Words & Photos - Matthew Curtis
Odell Brewing Company hail from sunny Fort Collins, Colorado, a city which I’ll talk about relentlessly during the making of this blog. It’s the city that gave me the gift of craft beer and keeps on giving, offering my palette an increasing amount of delight upon each return. It is home to nine breweries (last time I counted) from Americas third largest craft brewer, New Belgium to operations like Pateros Creek, which basically operate out of some blokes garden shed. Odell established themselves in 1989 (in fact I recommend you read their about their history here) and have grown to become one of the most well respected breweries in the craft beer consuming world and with good reason, their beer is awesome.
A couple of years ago my dear old Dad decided he’d had quite enough of the good ship Blighty and debunked to the land of the free. Fates guiding hand just happened to send him to good ol’ FoCo before I even knew my Chinook from my Centennial and my craft beer journey began. One of the first things I do when I get to Fort Collins is head to the Odell tap room, it’s a wonderful experience getting a tray of pilot beers pretty much straight from the brewery floor, something I’d like to see more of in the UK. The pilot beers are always hit and miss but the beauty of it is that you can experience a host of taste sensations in half an hour, watch the local dudes come to get their growlers filled and smile at the tourists on the towns ‘beer trail’ which is something I recommend all British craft beer fans experience in their lifetime.
The last time I visited Fort Collins was in September 2011 and they had a new offering in the tap room that had got me very excited, Myrcenary double IPA. Weighing in at a mighty 9.3% ABV Myrcenary is Odell IPA (perhaps one of the best India Pale Ales available) but sent into overdrive. Named after the ‘myrcene’ essential oil that is found in hop flowers, Myrcenary is an excellent example of the one-upmanship that keeps craft beer exciting, beers are getting more alcoholic, packed with more malt, more hops and more flavour. There will inevitably be a point in time when the sublime becomes the ridiculous but for now I am enjoying the ride.
A matching glass is the best way to enhance the flavours.
I’m about to crack open the last bottle of Myrcenary in my flat, given to me by my Dad when he visited over Christmas. The first thing that strikes you about any Odell beer is the effort that’s gone into the design of the label, Myrcenary is probably one of the finest efforts their designer has cobbled together yet and it’s this kind of effort that makes me even more excited about the beer. As you can see, to increase the level of beer geek I have used my Myrcenary pint glass (that’s an American pint not an Imperial) instead of a snifter which is what I would normally use for a beer of this calibre.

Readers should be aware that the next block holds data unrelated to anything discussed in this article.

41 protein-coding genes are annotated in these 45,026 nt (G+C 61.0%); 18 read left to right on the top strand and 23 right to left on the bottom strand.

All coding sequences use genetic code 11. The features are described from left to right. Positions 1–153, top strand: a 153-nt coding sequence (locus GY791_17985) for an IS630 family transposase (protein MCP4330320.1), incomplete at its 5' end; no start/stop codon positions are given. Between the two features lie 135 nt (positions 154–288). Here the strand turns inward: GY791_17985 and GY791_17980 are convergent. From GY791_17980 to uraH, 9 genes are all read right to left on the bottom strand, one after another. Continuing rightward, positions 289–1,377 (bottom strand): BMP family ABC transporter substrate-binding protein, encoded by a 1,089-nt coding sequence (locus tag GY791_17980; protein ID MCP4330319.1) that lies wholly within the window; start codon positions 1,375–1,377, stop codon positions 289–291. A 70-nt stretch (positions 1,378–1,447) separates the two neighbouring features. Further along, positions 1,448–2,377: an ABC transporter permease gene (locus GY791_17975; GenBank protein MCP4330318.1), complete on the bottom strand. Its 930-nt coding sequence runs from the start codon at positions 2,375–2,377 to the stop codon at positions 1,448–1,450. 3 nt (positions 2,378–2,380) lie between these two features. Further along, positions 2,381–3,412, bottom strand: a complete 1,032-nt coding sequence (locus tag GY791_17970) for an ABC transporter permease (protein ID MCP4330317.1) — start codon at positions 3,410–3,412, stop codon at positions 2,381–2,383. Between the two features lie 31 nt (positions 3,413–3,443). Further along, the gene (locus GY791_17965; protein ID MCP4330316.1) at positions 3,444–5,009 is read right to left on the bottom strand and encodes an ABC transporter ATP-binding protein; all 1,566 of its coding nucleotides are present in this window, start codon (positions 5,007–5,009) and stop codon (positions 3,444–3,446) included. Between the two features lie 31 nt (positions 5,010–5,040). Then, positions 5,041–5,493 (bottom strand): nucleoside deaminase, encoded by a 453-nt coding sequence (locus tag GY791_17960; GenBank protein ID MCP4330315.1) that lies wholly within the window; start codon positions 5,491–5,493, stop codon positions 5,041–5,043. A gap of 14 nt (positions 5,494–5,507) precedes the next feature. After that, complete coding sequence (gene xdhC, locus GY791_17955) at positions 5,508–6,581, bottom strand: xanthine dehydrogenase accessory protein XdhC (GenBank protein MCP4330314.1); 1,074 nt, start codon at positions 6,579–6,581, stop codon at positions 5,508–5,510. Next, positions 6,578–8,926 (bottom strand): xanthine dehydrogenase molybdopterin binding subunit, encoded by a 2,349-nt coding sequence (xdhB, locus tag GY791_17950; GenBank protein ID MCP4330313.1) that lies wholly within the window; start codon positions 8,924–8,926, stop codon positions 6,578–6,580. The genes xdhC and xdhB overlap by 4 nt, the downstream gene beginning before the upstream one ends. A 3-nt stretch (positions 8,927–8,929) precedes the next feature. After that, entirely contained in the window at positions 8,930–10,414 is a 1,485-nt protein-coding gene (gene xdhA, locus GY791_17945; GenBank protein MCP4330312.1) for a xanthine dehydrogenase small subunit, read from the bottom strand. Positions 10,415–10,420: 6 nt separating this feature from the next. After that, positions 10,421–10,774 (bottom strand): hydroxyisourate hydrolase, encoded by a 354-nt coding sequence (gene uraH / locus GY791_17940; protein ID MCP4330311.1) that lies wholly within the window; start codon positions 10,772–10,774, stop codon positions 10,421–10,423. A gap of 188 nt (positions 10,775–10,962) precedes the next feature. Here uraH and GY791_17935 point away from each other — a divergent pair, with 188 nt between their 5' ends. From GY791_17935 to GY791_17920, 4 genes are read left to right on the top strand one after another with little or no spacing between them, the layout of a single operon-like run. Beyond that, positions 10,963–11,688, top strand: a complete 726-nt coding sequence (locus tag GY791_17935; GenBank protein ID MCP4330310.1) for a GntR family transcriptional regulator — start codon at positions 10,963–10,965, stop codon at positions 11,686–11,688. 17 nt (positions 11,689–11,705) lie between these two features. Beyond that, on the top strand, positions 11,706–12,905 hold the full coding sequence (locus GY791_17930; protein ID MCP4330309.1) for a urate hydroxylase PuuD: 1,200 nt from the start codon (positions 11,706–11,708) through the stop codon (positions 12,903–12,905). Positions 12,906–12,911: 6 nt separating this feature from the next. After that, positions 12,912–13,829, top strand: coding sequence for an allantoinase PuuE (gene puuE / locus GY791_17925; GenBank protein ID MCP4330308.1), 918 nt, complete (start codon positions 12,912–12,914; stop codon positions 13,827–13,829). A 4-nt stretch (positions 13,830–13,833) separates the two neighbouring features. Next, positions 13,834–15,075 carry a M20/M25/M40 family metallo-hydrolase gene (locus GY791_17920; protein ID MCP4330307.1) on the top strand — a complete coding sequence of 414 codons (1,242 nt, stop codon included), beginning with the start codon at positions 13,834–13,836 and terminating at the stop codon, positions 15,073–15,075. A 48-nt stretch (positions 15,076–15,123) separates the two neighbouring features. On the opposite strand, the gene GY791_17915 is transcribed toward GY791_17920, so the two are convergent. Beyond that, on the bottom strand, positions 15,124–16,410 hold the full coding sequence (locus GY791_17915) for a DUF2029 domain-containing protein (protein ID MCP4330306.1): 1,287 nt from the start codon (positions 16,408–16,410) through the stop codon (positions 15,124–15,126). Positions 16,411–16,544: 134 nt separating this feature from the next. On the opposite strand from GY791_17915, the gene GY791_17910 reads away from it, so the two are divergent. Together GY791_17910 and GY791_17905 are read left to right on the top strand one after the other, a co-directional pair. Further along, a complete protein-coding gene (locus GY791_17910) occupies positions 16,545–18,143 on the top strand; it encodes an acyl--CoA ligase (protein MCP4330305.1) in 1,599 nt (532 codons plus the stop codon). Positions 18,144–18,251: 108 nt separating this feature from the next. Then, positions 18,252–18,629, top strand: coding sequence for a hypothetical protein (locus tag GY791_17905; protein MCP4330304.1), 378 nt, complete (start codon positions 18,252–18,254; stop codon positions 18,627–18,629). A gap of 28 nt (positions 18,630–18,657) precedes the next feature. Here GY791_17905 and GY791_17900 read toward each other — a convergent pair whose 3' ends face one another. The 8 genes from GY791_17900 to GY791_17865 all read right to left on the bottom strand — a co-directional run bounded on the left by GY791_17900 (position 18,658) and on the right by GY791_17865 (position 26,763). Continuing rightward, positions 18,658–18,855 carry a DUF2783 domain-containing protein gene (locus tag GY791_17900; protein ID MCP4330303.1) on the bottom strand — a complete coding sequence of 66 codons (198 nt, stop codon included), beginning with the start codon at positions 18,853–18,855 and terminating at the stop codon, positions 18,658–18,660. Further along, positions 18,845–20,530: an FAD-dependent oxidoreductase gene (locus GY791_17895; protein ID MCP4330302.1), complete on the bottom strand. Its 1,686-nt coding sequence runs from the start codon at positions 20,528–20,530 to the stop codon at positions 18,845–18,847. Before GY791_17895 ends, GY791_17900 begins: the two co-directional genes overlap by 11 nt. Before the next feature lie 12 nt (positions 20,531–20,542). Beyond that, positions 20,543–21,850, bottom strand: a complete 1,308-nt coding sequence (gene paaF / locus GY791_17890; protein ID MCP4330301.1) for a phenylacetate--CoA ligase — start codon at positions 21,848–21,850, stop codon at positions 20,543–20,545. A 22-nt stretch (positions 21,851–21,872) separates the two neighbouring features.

The beer has been taken straight from the fridge, it’s served chilled in the Odell tap room so it’s served chilled in my house and between you and me this is one beer that will not benefit from being warmed up. Don’t panic, it’s not got ice crystals forming in the head, it’s probably around 6 degrees Celsius as it leaves my fridge and I’m going to spend as much time as I can enjoying it so it will have risen to around 10 degrees during it’s consumption.
Cracking open the top I can already smell the beer has a little haze creeps over the rim of the bottle, as I pour the beer my nose is filled with a massive mango aroma followed by grapefruit, lemon peel, caramel and being a high strength ale, alcohol. The beer is a lovely deep amber colour with a creamy, slightly off white head and you can see from the pour that it’s quite thick for an IPA. This thickness transfers to the mouthfeel, in fact it’s almost viscous and feels like it’s lining the inside of your mouth with its oily hop resin. The taste is a lot more bitter than the aroma, those grapefruit notes combining with the sensation of freshly cut grass (hang on, I’m having a Jilly Goulden moment here) and the alcohol giving off a gentle warming sensation.
The finish is epic and supremely bitter with grassy undertones and a warming alcohol vapour seems to gentle creep up your oesophagus. The amount of hops in this beer, as with any double IPA, are mind blowing but Myrcenary packs in stacks and stacks of sweet, caramel malt flavours that keep everything in check. The beer is well carbonated but the bubbles are tiny so while being very zingy it is also very smooth and slips down far too easily. I must’ve taken my last sip at least five minutes ago but I can still taste this beer at the back of my throat.
Myrcenary is not to be quaffed, it is not to be ‘bashed down’ (something I’m incredibly fond of doing) it is a beer to spend time with and to savour. I’m not asking you to move in with it and have its babies but a beer of this quality deserves your time and attention just as you might give a fine wine or a single malt whisky. If I had to choose, I’d take an Odell IPA over this on most occasions, it’s much less syrupy in the mouth and has less tendency to make you fall over after you’ve finished off a six-pack but for special occasions, or after a particularly awful day in the office, grab a Myrcenary.